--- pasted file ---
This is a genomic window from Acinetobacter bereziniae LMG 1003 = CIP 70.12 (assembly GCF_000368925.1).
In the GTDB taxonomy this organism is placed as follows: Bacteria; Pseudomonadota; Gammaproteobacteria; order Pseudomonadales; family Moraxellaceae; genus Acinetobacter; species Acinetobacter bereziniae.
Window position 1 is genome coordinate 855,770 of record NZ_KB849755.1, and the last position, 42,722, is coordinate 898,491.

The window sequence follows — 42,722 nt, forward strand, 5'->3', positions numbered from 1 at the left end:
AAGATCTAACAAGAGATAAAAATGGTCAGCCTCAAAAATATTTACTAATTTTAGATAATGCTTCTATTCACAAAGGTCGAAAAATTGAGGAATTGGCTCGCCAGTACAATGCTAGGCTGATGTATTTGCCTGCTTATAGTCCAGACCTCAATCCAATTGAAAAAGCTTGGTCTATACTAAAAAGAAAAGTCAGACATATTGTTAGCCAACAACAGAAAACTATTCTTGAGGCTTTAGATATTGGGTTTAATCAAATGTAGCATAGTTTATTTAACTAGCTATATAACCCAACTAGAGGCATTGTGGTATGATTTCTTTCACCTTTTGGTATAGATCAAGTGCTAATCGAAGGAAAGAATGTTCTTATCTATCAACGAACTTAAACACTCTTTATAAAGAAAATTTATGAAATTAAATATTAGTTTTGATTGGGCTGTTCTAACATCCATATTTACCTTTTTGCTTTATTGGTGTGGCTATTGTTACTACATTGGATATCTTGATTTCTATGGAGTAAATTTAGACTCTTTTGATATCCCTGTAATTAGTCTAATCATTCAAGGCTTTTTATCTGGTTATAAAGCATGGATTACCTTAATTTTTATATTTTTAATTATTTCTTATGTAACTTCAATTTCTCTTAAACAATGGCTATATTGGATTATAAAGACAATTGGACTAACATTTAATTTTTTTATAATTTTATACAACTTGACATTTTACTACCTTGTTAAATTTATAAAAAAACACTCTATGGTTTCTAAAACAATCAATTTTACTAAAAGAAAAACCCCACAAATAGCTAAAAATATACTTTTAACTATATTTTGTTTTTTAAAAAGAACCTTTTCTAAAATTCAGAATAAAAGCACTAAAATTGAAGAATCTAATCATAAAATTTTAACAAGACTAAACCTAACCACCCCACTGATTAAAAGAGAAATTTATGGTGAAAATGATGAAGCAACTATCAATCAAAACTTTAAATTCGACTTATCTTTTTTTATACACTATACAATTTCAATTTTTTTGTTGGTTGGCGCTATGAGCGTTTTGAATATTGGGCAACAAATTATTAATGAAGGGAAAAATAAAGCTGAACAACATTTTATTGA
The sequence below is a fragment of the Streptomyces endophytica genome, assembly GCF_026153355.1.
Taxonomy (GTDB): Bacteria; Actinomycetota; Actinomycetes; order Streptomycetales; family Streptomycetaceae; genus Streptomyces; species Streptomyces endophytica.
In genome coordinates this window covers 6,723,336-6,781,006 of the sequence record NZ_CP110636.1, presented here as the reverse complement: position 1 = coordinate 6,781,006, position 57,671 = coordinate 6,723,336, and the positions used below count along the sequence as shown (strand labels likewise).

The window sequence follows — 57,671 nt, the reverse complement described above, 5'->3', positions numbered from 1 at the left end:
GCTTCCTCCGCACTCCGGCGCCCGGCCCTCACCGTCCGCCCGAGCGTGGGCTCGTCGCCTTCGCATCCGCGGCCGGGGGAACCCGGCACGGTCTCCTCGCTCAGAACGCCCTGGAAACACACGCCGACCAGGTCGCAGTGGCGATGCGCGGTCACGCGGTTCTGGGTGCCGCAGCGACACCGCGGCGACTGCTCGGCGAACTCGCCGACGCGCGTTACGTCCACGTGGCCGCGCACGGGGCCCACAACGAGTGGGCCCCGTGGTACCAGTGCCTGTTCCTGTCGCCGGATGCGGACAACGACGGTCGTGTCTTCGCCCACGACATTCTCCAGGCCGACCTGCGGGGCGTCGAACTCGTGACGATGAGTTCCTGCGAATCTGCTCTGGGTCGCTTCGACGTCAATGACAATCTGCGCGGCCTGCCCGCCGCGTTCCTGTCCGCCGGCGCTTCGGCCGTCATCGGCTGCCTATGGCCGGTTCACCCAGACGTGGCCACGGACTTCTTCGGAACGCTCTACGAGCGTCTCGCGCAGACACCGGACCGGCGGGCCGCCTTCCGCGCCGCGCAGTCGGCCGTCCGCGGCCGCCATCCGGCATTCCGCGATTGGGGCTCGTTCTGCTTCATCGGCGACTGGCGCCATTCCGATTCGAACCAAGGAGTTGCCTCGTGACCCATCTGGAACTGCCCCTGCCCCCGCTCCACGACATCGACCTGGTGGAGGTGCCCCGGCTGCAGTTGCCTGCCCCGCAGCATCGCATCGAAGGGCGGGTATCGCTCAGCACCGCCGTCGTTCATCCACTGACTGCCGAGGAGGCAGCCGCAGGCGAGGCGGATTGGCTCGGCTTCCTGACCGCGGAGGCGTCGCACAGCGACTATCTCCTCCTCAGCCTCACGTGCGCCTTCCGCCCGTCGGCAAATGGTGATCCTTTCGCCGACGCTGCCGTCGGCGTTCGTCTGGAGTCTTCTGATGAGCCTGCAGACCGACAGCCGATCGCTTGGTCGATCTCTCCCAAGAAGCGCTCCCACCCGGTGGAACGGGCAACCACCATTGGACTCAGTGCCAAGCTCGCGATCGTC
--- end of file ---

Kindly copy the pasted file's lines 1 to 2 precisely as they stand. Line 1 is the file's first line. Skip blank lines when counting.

This is a genomic window from Acinetobacter bereziniae LMG 1003 = CIP 70.12 (assembly GCF_000368925.1).
In the GTDB taxonomy this organism is placed as follows: Bacteria; Pseudomonadota; Gammaproteobacteria; order Pseudomonadales; family Moraxellaceae; genus Acinetobacter; species Acinetobacter bereziniae.